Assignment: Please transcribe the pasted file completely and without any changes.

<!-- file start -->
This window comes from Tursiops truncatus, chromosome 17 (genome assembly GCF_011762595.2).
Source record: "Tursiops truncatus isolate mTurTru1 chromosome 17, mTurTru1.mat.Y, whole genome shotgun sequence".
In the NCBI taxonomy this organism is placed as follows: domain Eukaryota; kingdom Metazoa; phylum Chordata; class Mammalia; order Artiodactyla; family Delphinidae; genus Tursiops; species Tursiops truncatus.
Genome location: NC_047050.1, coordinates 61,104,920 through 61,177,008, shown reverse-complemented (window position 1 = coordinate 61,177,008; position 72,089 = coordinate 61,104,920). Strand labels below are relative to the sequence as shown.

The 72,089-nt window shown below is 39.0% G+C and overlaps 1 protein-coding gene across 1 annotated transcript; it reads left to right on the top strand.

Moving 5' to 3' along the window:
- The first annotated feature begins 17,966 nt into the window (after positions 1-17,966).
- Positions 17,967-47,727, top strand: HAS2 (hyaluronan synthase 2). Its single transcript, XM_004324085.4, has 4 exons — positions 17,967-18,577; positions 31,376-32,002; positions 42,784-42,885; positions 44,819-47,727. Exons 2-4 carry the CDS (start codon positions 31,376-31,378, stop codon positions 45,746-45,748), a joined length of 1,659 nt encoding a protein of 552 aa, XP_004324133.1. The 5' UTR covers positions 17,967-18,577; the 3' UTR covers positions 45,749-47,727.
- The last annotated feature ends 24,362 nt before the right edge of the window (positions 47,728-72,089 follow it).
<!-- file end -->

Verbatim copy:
This window comes from Tursiops truncatus, chromosome 17 (genome assembly GCF_011762595.2).
Source record: "Tursiops truncatus isolate mTurTru1 chromosome 17, mTurTru1.mat.Y, whole genome shotgun sequence".
In the NCBI taxonomy this organism is placed as follows: domain Eukaryota; kingdom Metazoa; phylum Chordata; class Mammalia; order Artiodactyla; family Delphinidae; genus Tursiops; species Tursiops truncatus.
Genome location: NC_047050.1, coordinates 61,104,920 through 61,177,008, shown reverse-complemented (window position 1 = coordinate 61,177,008; position 72,089 = coordinate 61,104,920). Strand labels below are relative to the sequence as shown.

The 72,089-nt window shown below is 39.0% G+C and overlaps 1 protein-coding gene across 1 annotated transcript; it reads left to right on the top strand.

Moving 5' to 3' along the window:
- The first annotated feature begins 17,966 nt into the window (after positions 1-17,966).
- Positions 17,967-47,727, top strand: HAS2 (hyaluronan synthase 2). Its single transcript, XM_004324085.4, has 4 exons — positions 17,967-18,577; positions 31,376-32,002; positions 42,784-42,885; positions 44,819-47,727. Exons 2-4 carry the CDS (start codon positions 31,376-31,378, stop codon positions 45,746-45,748), a joined length of 1,659 nt encoding a protein of 552 aa, XP_004324133.1. The 5' UTR covers positions 17,967-18,577; the 3' UTR covers positions 45,749-47,727.
- The last annotated feature ends 24,362 nt before the right edge of the window (positions 47,728-72,089 follow it).